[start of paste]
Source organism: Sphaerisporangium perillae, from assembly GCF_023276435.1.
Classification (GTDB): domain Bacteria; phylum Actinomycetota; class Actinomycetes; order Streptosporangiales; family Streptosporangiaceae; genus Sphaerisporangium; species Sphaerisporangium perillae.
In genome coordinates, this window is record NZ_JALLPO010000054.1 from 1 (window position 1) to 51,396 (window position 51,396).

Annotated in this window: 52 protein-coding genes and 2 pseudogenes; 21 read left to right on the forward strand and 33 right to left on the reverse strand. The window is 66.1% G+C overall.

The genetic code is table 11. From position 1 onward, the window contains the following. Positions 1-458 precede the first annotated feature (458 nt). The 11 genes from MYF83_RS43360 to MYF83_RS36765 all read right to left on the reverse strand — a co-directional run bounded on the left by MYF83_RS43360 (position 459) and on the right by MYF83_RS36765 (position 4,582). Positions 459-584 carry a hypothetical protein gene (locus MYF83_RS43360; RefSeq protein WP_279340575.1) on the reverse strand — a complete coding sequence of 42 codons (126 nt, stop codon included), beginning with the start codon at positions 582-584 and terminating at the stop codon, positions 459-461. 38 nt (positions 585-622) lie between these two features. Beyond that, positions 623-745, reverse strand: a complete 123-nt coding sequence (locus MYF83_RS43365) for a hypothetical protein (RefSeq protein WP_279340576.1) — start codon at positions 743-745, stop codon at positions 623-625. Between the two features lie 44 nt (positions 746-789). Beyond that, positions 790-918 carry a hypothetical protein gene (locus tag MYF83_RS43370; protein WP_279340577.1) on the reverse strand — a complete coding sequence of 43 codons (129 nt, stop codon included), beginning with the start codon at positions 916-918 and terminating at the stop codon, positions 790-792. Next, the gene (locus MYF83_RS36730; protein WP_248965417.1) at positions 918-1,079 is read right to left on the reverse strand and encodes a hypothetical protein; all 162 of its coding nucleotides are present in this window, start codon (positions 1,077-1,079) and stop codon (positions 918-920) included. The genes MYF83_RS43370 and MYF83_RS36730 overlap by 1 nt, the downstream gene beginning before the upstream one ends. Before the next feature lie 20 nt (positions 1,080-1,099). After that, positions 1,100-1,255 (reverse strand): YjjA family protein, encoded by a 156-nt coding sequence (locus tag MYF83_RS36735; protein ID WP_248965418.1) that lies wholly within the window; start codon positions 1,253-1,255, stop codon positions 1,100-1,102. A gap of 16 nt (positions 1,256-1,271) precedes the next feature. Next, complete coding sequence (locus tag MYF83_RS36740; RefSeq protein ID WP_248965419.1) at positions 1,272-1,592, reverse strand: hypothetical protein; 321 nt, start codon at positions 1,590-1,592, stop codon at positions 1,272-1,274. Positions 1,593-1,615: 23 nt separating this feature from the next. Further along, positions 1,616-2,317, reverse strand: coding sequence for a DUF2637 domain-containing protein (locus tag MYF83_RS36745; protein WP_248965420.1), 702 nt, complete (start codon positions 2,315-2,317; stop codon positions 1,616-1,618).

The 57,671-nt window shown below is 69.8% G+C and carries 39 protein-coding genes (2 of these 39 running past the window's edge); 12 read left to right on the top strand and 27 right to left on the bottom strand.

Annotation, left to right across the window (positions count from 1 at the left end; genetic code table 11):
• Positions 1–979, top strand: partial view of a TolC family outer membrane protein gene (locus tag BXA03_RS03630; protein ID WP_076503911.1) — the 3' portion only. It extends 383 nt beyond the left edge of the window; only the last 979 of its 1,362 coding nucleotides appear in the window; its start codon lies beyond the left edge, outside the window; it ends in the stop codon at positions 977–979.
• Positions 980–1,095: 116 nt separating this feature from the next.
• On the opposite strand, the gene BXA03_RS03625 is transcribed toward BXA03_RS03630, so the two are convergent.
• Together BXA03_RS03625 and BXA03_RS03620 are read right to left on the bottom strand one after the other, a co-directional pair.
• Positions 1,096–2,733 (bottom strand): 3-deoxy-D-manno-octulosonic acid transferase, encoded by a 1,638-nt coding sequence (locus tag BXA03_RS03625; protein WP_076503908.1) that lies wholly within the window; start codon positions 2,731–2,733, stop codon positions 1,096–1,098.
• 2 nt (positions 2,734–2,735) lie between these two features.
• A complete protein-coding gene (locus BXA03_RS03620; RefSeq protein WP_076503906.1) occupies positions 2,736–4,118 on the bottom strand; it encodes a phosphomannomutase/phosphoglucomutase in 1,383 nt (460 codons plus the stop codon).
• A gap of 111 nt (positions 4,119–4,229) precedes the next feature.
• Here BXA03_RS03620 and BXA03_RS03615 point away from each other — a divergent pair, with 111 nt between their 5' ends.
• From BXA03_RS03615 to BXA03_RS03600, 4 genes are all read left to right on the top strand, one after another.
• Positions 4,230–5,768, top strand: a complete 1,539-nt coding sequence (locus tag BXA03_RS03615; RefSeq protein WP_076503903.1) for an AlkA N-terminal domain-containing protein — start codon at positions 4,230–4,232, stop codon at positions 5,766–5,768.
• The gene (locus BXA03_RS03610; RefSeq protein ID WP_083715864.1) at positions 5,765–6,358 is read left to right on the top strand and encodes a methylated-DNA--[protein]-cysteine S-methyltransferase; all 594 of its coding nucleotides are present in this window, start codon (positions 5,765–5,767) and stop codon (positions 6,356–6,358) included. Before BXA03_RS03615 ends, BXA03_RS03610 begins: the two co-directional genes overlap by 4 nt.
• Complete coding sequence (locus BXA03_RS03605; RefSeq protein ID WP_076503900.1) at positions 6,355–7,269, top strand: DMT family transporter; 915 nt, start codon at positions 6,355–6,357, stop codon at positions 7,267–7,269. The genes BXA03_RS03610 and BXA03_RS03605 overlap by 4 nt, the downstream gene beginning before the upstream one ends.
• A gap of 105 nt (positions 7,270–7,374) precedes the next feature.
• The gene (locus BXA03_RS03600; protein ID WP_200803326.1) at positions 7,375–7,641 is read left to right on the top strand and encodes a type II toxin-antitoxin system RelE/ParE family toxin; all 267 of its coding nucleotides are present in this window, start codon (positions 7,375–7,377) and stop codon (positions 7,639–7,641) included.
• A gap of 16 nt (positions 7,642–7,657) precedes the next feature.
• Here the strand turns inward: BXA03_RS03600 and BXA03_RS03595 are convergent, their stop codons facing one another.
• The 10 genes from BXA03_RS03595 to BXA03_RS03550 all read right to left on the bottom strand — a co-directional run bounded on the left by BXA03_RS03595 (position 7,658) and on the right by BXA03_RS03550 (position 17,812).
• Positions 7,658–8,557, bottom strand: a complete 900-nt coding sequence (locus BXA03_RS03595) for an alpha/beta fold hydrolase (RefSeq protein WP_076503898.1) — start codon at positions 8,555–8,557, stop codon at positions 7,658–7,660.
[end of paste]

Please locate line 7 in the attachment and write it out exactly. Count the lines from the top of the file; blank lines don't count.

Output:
Annotation, left to right across the window (positions count from 1 at the left end; genetic code table 11):